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Restaurants, hotels plan strategy for the big week


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Restaurants, hotels plan strategy for the big week

With Super Bowl 10 months away, some are booked while others wait for best deal.


The Times-Union

Hotel rooms are hard to find, but reservation books at Jacksonville-area restaurants are still wide open for Super Bowl week.

The first week of February, when the city will host the big game, could be a boon for area restaurants and may prompt a need to increase hours and add extra staff. Some owners remain cautious, however, saying that although it will be a busy week, record sales will depend on location, location, location.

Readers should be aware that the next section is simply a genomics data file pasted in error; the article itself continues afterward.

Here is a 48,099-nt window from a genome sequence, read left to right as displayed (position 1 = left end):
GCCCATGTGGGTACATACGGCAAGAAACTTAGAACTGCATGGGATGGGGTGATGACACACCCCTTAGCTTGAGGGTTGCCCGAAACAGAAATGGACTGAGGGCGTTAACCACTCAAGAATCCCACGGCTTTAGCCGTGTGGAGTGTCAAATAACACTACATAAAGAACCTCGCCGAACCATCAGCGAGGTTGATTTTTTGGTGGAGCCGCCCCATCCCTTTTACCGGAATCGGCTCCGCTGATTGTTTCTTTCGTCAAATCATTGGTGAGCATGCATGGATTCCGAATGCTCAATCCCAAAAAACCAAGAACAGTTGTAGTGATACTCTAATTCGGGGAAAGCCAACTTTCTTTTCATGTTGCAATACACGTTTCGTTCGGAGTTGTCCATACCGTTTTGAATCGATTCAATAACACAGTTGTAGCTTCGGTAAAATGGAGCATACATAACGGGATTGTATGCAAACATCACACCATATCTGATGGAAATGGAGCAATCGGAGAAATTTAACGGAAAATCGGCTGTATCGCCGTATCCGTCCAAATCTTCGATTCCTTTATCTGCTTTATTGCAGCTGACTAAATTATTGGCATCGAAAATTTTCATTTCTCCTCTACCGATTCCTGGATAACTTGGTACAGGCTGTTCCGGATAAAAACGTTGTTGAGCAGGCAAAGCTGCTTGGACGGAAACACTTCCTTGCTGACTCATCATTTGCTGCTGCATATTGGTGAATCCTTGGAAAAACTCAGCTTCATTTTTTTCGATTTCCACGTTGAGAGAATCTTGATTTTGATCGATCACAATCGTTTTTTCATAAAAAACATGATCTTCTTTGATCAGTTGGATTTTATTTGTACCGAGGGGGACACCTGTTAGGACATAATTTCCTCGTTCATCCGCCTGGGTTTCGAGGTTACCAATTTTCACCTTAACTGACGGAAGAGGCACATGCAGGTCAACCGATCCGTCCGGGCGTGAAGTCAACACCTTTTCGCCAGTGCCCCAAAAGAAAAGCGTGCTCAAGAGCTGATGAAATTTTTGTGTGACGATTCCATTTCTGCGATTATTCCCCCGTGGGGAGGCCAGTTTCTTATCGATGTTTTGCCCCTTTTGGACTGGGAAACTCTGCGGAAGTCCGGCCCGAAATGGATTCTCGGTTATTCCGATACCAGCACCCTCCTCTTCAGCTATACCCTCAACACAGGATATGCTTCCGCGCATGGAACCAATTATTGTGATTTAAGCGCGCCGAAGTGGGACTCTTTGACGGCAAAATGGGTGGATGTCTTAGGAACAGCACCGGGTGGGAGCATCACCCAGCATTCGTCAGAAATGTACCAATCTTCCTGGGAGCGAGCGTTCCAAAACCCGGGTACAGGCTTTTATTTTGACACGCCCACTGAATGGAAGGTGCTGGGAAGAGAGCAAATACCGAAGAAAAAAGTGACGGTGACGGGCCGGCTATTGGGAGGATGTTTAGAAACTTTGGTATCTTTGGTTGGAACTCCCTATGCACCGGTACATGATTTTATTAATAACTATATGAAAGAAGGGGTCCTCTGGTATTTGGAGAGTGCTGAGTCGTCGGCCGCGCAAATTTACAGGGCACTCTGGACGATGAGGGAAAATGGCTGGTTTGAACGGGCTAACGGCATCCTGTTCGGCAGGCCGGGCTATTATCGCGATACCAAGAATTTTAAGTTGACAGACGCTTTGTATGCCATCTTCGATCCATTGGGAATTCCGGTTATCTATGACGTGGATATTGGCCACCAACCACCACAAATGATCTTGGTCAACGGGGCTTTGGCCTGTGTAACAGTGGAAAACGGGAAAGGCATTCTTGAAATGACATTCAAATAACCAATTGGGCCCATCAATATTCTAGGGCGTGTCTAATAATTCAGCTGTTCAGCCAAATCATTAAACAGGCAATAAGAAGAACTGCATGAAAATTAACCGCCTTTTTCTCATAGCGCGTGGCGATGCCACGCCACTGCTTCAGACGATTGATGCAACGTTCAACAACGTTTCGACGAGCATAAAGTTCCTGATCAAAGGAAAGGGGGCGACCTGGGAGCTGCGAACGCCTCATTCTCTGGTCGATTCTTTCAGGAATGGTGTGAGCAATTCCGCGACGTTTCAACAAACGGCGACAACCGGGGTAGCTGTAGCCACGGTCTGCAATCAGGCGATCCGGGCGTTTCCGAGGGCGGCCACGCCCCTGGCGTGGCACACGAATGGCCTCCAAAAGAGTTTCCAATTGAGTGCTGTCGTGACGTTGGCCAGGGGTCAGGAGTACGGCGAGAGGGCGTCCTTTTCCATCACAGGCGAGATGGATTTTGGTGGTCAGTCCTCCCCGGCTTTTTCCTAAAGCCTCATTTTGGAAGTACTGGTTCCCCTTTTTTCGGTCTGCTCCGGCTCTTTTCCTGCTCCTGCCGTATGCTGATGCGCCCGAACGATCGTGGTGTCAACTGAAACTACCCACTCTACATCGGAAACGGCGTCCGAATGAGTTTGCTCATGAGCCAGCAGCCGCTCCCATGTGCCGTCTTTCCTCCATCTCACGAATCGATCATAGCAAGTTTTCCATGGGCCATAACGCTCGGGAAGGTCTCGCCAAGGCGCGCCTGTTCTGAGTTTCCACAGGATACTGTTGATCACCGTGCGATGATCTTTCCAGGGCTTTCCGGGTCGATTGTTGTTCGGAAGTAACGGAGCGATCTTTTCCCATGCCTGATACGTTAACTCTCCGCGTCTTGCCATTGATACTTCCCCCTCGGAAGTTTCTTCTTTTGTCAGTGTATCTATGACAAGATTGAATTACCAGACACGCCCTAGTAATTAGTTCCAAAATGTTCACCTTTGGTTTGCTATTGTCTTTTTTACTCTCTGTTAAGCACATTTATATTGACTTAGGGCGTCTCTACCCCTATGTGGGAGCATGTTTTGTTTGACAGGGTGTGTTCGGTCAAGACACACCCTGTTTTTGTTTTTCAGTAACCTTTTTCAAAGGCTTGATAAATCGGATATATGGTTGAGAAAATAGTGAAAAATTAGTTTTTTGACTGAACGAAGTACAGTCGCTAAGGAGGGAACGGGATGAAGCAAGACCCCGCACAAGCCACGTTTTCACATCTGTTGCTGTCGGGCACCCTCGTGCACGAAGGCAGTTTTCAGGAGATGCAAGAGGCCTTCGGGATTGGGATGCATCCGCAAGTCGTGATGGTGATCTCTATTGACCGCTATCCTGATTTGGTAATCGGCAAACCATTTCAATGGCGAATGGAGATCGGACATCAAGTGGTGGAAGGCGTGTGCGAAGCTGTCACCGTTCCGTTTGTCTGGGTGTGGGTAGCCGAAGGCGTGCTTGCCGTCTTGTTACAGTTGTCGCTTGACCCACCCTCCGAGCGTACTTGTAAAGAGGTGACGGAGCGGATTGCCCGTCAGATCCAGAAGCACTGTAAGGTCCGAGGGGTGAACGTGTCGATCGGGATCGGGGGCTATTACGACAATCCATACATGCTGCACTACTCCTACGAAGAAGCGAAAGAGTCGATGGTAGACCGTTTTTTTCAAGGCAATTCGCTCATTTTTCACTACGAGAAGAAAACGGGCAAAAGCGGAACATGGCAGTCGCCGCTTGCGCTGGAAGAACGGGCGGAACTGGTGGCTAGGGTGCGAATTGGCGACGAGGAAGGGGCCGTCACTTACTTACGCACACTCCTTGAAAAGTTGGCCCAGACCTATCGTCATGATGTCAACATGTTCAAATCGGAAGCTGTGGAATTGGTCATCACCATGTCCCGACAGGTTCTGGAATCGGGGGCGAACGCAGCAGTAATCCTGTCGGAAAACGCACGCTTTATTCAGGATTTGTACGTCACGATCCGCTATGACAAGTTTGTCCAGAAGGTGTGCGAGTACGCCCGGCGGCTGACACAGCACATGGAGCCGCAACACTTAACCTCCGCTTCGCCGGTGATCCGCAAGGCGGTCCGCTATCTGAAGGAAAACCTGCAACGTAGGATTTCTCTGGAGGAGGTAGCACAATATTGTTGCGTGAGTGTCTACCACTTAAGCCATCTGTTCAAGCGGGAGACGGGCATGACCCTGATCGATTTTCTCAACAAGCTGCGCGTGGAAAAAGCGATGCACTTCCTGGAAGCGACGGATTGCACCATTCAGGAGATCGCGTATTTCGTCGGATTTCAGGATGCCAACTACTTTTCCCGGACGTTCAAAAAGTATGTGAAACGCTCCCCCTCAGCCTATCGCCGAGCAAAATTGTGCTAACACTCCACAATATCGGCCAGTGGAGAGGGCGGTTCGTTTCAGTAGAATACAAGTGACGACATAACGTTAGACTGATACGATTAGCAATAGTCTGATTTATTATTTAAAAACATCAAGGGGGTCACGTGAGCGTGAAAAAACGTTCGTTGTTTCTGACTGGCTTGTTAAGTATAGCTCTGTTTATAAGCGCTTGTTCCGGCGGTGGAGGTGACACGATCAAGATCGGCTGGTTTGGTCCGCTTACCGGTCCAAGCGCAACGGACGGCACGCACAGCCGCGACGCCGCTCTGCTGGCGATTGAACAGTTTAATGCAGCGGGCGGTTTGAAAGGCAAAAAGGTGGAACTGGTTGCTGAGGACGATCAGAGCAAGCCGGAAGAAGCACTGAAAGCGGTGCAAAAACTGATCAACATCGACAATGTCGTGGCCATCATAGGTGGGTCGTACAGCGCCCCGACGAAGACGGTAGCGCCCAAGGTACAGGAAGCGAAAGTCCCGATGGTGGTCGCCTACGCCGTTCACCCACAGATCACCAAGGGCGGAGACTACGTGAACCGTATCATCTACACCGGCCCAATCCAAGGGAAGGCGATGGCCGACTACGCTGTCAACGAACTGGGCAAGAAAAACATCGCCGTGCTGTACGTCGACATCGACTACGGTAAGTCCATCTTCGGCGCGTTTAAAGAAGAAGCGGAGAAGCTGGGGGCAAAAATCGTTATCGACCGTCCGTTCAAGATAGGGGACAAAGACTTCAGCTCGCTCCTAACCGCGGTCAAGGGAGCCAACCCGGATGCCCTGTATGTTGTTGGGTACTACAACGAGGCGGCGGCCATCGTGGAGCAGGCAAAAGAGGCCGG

Corporations, as well as the National Football League and the Jacksonville Super Bowl Host Committee, have contacted many area restaurants, but nobody's inking reservations yet. Most restaurants sampled expect to entertain large groups visiting for the game but won't make any firm commitments until later in the year.

Located on the river across from The Jacksonville Landing, the spacious River City Brewing Company would seem an ideal place for a corporate party. Because of the restaurant's potential, general manager Anthony Candalino said he's going to wait until June or July before deciding whether he will open for just one huge party per evening or host several smaller ones during the same day.

"As they are feeling us out, we are feeling them out," he said of initial inquiries.

Other restaurants are following suit.